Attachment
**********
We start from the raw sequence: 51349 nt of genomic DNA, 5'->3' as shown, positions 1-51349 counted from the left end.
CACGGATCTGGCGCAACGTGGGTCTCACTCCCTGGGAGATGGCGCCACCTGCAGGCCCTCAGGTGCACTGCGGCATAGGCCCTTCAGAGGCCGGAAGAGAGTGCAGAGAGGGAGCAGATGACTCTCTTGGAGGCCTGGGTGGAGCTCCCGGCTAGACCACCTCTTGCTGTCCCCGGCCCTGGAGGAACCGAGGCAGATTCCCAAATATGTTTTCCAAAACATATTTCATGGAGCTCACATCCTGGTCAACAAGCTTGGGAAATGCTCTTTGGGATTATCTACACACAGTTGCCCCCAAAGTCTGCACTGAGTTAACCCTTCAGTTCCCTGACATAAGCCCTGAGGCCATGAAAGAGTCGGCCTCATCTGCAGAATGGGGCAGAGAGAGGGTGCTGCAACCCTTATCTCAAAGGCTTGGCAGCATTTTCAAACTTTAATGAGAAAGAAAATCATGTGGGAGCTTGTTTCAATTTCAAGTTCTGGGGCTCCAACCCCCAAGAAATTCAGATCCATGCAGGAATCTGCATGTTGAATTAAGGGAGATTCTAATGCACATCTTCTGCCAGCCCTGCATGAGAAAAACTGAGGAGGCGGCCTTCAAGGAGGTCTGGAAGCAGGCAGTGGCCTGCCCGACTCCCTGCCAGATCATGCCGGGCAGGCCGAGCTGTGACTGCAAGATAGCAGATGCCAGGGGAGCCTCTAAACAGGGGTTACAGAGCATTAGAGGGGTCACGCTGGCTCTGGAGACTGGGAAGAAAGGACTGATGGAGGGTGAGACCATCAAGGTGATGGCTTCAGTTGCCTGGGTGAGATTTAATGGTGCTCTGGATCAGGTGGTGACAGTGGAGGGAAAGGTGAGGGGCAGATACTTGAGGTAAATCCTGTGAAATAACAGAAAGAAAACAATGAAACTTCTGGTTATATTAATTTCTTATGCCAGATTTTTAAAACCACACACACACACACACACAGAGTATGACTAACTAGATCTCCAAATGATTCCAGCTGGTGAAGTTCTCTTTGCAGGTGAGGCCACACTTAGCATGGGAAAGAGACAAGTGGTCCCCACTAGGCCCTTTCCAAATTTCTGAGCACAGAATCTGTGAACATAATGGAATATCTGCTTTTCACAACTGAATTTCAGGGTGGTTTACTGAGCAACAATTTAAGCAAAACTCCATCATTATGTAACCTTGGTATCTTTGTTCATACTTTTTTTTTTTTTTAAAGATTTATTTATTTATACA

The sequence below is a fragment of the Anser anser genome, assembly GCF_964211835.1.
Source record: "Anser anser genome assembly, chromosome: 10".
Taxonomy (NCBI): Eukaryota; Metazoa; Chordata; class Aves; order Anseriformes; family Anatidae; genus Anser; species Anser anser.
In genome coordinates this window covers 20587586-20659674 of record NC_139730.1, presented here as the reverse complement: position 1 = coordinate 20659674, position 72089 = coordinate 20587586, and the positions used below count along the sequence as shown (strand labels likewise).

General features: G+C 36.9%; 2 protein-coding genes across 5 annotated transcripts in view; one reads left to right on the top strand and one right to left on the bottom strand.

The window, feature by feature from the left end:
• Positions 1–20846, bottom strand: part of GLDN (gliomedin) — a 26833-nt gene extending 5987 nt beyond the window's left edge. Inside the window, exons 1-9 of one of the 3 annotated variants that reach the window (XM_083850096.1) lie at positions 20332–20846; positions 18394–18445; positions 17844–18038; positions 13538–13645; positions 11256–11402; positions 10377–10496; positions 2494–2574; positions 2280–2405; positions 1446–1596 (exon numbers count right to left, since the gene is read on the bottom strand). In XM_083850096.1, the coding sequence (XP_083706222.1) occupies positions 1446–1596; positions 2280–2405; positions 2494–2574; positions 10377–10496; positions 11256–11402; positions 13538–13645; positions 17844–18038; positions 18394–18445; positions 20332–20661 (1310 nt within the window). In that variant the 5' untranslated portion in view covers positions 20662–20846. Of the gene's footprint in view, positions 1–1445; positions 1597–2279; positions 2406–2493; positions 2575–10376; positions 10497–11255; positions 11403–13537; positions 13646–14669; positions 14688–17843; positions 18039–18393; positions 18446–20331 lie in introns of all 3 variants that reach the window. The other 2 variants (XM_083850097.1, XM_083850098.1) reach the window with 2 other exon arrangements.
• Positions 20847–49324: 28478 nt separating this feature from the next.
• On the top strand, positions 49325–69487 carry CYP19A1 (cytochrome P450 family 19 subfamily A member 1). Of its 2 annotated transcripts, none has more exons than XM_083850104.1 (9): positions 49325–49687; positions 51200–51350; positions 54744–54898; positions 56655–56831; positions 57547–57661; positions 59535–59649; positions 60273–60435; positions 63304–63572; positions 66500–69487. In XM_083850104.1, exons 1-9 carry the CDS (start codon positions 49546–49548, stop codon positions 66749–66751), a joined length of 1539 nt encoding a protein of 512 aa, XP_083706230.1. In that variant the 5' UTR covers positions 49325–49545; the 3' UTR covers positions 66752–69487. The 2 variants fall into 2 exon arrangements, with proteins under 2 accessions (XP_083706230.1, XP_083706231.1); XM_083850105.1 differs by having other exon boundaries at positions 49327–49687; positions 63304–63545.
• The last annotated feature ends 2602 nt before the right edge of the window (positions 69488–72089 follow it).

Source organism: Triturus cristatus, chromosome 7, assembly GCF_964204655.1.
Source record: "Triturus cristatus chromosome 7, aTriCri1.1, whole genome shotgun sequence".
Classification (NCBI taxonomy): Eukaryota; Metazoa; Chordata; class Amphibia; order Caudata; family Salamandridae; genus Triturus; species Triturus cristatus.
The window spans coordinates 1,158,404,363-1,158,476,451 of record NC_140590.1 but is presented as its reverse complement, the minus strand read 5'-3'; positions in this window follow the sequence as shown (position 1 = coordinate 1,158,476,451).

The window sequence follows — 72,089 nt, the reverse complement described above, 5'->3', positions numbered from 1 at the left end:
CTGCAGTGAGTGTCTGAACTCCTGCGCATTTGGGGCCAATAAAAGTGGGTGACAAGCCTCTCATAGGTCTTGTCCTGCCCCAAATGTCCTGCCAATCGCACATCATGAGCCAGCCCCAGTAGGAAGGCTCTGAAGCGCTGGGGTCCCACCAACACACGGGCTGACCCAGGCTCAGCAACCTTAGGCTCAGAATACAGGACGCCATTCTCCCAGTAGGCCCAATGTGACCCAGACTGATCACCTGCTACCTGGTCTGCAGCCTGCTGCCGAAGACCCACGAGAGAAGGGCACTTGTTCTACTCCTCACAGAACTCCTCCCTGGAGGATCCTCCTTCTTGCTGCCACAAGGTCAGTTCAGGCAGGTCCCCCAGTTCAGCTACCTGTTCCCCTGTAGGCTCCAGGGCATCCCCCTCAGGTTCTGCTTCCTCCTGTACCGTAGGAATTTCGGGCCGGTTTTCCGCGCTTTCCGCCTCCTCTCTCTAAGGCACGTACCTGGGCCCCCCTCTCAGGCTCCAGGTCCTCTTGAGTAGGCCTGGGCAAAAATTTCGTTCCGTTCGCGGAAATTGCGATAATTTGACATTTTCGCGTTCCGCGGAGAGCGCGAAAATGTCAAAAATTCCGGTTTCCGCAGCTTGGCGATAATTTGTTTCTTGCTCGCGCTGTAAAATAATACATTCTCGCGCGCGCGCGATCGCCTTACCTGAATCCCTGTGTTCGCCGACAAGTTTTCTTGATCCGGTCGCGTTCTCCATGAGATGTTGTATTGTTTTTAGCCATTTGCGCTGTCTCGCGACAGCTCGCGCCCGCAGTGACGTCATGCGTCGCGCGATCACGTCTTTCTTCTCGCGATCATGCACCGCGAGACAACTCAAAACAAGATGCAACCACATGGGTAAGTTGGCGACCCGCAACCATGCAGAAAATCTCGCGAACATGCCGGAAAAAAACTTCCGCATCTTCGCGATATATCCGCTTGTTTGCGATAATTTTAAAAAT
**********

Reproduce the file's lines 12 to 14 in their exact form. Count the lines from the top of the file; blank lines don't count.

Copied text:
• The last annotated feature ends 2602 nt before the right edge of the window (positions 69488–72089 follow it).

Source organism: Triturus cristatus, chromosome 7, assembly GCF_964204655.1.
Source record: "Triturus cristatus chromosome 7, aTriCri1.1, whole genome shotgun sequence".